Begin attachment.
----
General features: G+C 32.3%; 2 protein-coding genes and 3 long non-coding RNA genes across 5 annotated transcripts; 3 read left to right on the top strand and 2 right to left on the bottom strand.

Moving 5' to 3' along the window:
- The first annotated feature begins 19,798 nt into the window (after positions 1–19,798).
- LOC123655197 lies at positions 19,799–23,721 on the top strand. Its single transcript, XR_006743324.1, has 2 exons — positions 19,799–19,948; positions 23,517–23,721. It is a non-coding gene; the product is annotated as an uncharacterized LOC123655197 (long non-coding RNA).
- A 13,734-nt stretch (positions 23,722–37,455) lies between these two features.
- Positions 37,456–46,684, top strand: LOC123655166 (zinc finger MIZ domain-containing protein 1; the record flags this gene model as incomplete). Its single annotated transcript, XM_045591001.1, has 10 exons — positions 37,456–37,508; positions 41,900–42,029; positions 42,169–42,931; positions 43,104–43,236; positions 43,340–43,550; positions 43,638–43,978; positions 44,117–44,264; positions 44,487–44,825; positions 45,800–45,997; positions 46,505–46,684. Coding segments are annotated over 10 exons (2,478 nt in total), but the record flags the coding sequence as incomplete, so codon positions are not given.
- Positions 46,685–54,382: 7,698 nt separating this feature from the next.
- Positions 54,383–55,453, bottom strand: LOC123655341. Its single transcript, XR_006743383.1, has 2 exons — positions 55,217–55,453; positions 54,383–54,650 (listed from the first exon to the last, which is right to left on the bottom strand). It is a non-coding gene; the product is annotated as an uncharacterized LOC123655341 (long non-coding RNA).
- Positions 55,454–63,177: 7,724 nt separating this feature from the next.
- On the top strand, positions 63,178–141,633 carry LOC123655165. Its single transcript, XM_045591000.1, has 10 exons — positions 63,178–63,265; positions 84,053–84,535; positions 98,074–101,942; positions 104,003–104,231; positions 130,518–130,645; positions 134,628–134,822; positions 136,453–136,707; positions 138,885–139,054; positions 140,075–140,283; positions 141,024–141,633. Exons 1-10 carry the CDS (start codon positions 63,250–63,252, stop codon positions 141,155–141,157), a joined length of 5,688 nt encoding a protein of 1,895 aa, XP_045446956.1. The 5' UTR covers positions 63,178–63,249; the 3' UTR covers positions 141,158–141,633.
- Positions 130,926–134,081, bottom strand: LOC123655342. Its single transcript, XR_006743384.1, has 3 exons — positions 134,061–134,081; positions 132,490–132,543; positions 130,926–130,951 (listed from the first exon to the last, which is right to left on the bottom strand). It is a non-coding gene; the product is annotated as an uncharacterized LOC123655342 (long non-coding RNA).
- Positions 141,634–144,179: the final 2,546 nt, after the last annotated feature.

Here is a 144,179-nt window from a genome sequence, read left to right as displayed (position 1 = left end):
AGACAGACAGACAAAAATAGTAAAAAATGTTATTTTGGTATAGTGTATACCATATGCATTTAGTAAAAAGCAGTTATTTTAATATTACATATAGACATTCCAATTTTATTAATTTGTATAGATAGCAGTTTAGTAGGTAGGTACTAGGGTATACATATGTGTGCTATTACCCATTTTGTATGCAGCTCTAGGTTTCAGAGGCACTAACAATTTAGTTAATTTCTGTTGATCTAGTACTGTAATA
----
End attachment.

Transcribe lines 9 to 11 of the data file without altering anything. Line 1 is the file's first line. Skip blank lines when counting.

- Positions 55,454–63,177: 7,724 nt separating this feature from the next.
- On the top strand, positions 63,178–141,633 carry LOC123655165. Its single transcript, XM_045591000.1, has 10 exons — positions 63,178–63,265; positions 84,053–84,535; positions 98,074–101,942; positions 104,003–104,231; positions 130,518–130,645; positions 134,628–134,822; positions 136,453–136,707; positions 138,885–139,054; positions 140,075–140,283; positions 141,024–141,633. Exons 1-10 carry the CDS (start codon positions 63,250–63,252, stop codon positions 141,155–141,157), a joined length of 5,688 nt encoding a protein of 1,895 aa, XP_045446956.1. The 5' UTR covers positions 63,178–63,249; the 3' UTR covers positions 141,158–141,633.
- Positions 130,926–134,081, bottom strand: LOC123655342. Its single transcript, XR_006743384.1, has 3 exons — positions 134,061–134,081; positions 132,490–132,543; positions 130,926–130,951 (listed from the first exon to the last, which is right to left on the bottom strand). It is a non-coding gene; the product is annotated as an uncharacterized LOC123655342 (long non-coding RNA).